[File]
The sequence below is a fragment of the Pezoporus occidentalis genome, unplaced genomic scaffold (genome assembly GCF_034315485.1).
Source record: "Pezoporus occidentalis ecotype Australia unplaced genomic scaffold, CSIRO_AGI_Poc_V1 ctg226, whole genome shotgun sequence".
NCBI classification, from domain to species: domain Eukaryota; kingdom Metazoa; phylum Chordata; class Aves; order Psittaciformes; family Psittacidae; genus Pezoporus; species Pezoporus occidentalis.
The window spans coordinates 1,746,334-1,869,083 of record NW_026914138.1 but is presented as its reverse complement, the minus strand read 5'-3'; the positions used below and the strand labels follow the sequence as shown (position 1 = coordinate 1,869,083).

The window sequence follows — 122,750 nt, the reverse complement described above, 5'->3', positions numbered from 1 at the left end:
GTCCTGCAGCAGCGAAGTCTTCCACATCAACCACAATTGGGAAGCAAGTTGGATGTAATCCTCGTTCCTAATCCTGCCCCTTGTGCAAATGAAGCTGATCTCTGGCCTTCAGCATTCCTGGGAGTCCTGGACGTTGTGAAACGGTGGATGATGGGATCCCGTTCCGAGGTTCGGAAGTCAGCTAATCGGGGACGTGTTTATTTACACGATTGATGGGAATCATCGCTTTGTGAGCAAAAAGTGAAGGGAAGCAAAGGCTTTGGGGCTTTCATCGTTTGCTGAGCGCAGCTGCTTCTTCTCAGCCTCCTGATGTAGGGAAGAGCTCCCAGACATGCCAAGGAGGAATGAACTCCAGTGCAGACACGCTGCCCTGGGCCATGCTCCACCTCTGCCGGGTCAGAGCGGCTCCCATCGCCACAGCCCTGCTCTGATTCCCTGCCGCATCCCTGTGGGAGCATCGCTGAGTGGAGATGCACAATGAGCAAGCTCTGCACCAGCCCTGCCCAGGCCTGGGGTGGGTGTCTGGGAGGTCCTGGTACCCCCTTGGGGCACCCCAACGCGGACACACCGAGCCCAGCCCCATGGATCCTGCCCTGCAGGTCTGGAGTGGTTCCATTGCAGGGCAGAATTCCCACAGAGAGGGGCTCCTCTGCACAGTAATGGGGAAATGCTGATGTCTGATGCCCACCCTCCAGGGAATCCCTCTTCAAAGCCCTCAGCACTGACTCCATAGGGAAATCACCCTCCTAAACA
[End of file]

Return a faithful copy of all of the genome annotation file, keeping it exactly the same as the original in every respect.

The sequence below is a fragment of the Pezoporus occidentalis genome, unplaced genomic scaffold (genome assembly GCF_034315485.1).
Source record: "Pezoporus occidentalis ecotype Australia unplaced genomic scaffold, CSIRO_AGI_Poc_V1 ctg226, whole genome shotgun sequence".
NCBI classification, from domain to species: domain Eukaryota; kingdom Metazoa; phylum Chordata; class Aves; order Psittaciformes; family Psittacidae; genus Pezoporus; species Pezoporus occidentalis.
The window spans coordinates 1,746,334-1,869,083 of record NW_026914138.1 but is presented as its reverse complement, the minus strand read 5'-3'; the positions used below and the strand labels follow the sequence as shown (position 1 = coordinate 1,869,083).

The window sequence follows — 122,750 nt, the reverse complement described above, 5'->3', positions numbered from 1 at the left end:
GTCCTGCAGCAGCGAAGTCTTCCACATCAACCACAATTGGGAAGCAAGTTGGATGTAATCCTCGTTCCTAATCCTGCCCCTTGTGCAAATGAAGCTGATCTCTGGCCTTCAGCATTCCTGGGAGTCCTGGACGTTGTGAAACGGTGGATGATGGGATCCCGTTCCGAGGTTCGGAAGTCAGCTAATCGGGGACGTGTTTATTTACACGATTGATGGGAATCATCGCTTTGTGAGCAAAAAGTGAAGGGAAGCAAAGGCTTTGGGGCTTTCATCGTTTGCTGAGCGCAGCTGCTTCTTCTCAGCCTCCTGATGTAGGGAAGAGCTCCCAGACATGCCAAGGAGGAATGAACTCCAGTGCAGACACGCTGCCCTGGGCCATGCTCCACCTCTGCCGGGTCAGAGCGGCTCCCATCGCCACAGCCCTGCTCTGATTCCCTGCCGCATCCCTGTGGGAGCATCGCTGAGTGGAGATGCACAATGAGCAAGCTCTGCACCAGCCCTGCCCAGGCCTGGGGTGGGTGTCTGGGAGGTCCTGGTACCCCCTTGGGGCACCCCAACGCGGACACACCGAGCCCAGCCCCATGGATCCTGCCCTGCAGGTCTGGAGTGGTTCCATTGCAGGGCAGAATTCCCACAGAGAGGGGCTCCTCTGCACAGTAATGGGGAAATGCTGATGTCTGATGCCCACCCTCCAGGGAATCCCTCTTCAAAGCCCTCAGCACTGACTCCATAGGGAAATCACCCTCCTAAACA